2016 Sambadrome Parades Schedule

Time Feb 7 (Sunday) Feb 8 (Monday)



Vila Isabel


União da Ilha




São Clemente


Grande Rio






Unidos da Tijuca


Sambadrome (Sambódromo da Marquês de Sapucaí)

The Sambadrome, a 700 meters long stadium built in 1984, was designed by world famous architect Oscar Niemeyer, the same architect who designed, a.o., Brazil's capital Brasilia and the Contemporary Art Museum in Niteroi. 

In preparation of the ever-growing annual Carnaval and the 2016 Olympics, the Sambadrome has undergone renovations to expand the 60,000 person capacity to 90,000. 

The Sambadrome consists of several independent concrete structures along both sides of Marques de Sapucai Avenue. The street itself is painted white, and becomes the place to be for the official carnaval parades during 4 consecutive nights. The parades of the Grupo Especial samba schools (on Sunday & Monday night) are by far the biggest attractions. Each samba school has a preset amount of time (80 minutes) to parade from one end of the Sambadrome to the other with all its thousands of dancers, its drum section (bateria), and a number of floats. Schools are graded by a jury, and the competition is ferocious. On Ash Wednesday (quarta-feira de cinzas), grades are gathered and one school is declared the winner. A Winners Parade (Desfile de Campeões) is held the following Saturday, featuring the five winning samba schools in the Grupo Especial category.

Map of Sambadrome 2016


The Sambadrome is divided in sectors, and each sector has different kinds of seats.

Camarotes (VIP Lounges) are the most coveted positions. This is where you get to meet international stars, socialites, soccer players, politicians, diplomats, and fashion models.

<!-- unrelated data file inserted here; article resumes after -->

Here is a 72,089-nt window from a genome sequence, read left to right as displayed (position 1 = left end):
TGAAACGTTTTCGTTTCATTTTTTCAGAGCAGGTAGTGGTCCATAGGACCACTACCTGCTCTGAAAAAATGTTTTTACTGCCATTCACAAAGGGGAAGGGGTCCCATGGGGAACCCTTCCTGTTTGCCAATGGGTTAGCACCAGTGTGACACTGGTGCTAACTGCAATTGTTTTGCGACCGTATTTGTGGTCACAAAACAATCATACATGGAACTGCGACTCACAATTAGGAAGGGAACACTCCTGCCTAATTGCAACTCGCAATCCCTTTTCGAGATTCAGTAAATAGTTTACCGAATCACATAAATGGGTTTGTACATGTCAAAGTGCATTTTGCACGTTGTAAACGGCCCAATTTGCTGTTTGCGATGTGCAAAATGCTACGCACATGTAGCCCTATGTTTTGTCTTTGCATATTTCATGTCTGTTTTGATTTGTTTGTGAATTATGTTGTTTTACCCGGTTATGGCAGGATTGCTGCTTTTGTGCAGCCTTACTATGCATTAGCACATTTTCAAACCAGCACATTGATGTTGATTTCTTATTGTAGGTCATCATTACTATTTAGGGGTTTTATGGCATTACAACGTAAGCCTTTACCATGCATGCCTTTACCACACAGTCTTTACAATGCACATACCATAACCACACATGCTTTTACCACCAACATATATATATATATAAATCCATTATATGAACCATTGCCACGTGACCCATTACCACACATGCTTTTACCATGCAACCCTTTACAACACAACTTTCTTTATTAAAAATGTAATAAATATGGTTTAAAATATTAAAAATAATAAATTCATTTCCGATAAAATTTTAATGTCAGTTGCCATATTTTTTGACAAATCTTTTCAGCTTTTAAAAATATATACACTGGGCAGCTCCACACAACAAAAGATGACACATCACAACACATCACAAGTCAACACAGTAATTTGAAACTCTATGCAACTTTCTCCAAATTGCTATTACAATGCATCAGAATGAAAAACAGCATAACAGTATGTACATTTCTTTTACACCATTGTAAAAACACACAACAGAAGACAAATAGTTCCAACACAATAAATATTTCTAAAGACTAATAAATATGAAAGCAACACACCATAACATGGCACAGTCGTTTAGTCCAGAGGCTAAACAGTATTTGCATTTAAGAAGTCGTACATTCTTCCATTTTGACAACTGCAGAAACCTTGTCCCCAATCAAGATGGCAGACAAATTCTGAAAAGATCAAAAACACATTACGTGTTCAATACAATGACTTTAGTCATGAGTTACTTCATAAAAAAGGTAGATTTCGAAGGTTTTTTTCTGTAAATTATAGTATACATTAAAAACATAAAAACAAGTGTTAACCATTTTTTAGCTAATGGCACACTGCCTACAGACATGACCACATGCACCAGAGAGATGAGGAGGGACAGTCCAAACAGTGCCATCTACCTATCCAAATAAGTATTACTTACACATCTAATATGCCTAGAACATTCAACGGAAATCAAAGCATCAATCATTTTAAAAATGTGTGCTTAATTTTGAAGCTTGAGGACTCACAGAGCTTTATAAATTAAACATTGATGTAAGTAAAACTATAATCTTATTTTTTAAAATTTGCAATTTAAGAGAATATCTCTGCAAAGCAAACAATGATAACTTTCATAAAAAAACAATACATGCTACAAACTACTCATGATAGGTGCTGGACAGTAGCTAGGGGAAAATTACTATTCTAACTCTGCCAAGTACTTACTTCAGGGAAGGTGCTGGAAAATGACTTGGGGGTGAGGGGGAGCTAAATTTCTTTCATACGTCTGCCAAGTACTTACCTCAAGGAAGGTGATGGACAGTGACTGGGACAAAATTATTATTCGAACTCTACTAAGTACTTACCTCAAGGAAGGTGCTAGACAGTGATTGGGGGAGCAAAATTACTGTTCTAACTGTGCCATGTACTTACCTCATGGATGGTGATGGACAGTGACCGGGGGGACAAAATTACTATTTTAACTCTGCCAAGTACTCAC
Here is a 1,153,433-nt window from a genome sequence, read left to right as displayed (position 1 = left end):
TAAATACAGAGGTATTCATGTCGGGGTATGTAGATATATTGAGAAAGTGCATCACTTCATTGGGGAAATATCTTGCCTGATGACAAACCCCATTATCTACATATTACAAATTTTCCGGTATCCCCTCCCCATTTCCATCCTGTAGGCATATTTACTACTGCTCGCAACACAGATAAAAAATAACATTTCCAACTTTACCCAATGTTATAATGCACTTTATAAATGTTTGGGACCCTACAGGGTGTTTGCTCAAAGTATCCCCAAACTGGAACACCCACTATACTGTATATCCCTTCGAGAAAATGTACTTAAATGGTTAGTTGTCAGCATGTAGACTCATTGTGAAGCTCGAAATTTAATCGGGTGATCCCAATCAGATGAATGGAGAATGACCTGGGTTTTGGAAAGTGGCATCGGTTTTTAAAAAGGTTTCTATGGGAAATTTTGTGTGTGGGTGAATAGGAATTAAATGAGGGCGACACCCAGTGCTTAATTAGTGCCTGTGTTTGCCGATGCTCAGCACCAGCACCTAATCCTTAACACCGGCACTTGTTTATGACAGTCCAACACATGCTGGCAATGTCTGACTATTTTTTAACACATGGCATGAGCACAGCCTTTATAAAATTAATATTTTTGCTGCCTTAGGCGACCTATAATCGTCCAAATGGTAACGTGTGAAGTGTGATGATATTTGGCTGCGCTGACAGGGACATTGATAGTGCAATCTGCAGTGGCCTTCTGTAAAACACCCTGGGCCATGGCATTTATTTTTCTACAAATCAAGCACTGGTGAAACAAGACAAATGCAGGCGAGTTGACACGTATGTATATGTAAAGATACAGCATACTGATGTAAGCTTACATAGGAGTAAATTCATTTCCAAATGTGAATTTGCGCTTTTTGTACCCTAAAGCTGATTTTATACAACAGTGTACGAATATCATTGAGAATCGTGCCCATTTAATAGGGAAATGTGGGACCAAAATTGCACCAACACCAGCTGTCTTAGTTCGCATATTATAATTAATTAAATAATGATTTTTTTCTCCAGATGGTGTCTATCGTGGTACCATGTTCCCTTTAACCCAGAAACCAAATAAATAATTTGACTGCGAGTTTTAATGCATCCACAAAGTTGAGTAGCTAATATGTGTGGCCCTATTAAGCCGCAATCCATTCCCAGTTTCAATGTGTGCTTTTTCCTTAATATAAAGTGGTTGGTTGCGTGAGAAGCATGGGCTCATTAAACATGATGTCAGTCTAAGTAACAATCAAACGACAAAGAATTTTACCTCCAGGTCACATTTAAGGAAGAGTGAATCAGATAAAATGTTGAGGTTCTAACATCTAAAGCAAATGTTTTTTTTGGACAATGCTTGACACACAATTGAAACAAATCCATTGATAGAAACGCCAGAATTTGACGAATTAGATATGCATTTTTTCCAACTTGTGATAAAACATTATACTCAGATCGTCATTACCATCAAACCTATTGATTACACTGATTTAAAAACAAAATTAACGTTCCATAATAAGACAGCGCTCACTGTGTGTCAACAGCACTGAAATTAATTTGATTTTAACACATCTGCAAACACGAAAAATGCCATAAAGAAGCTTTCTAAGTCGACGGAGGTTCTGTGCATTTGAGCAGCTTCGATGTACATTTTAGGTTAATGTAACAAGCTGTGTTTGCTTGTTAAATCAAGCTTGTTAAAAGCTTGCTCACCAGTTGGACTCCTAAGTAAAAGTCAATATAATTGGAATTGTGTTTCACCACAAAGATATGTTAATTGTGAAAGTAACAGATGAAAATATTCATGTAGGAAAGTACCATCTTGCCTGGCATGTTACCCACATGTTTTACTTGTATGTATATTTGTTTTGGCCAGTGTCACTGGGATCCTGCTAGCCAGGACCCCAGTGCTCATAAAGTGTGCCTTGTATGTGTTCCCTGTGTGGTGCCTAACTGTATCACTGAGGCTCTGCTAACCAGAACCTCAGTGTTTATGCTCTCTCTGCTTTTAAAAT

Frisas (numbered seats) are numbered sets of six seats with a small coffee table. They are at street level, offering a very close view to the parade. There are only four rows of frisas in each odd sector, so the number of seats is quite limited.

Arquibancadas (grand stands) are the most reasonably priced seats. The elevated position gives you a better idea of schools as a group. Grand stands are not much more than big concrete steps and most people stand to dance while the schools pass.

Which sector to buy? This will depend on your preferences and budget!

Some guidelines when buying tickets:

Sectors 2-3: Offers descent views due to its proximity to the jury section.

Sectors 4-5: Comparable to sectors 2/3 - good option, and you have a better overview

Sectors 6-7: Central location, great views, excellent option.

Sector 8: Central location, great views, excellent option in front of Sector 9.

Sector 9: This sector is reserved for tourists. Tickets are available through travel agencies. Expect to pay as much as double. Located near the drummers niche (recuo da bateria), this sector benefits from the infectious adrenaline exchanged between the percussion players and the performers. Allocated seats.

Sector 10-11:  Located near the drummers niche (recuo da bateria), these sectors benefit from the infectious adrenaline exchanged between the percussion players and the performers. Great option and more affordable then sectors 8 & 9.

Sector 12-13: Comparable to sector 9. Numbered seats, but at the end of the Parade so less interesting views.

Rio Bay Housing offers tickets for Grand stand sectors 2 to 11 , which are the best options to enjoy the parades. Price info on request. Should you wish to reserve tickets, please note that we will need full upfront payment (through Paypal or wire transfer into bank account). Tickets will be delivered at your check in.

Samba Drome Rehearsals

Visiting Rio before the carnaval? Enjoy the unique atmosphere in the Sambadrome, watching the rehearsals from the famous samba schools for free!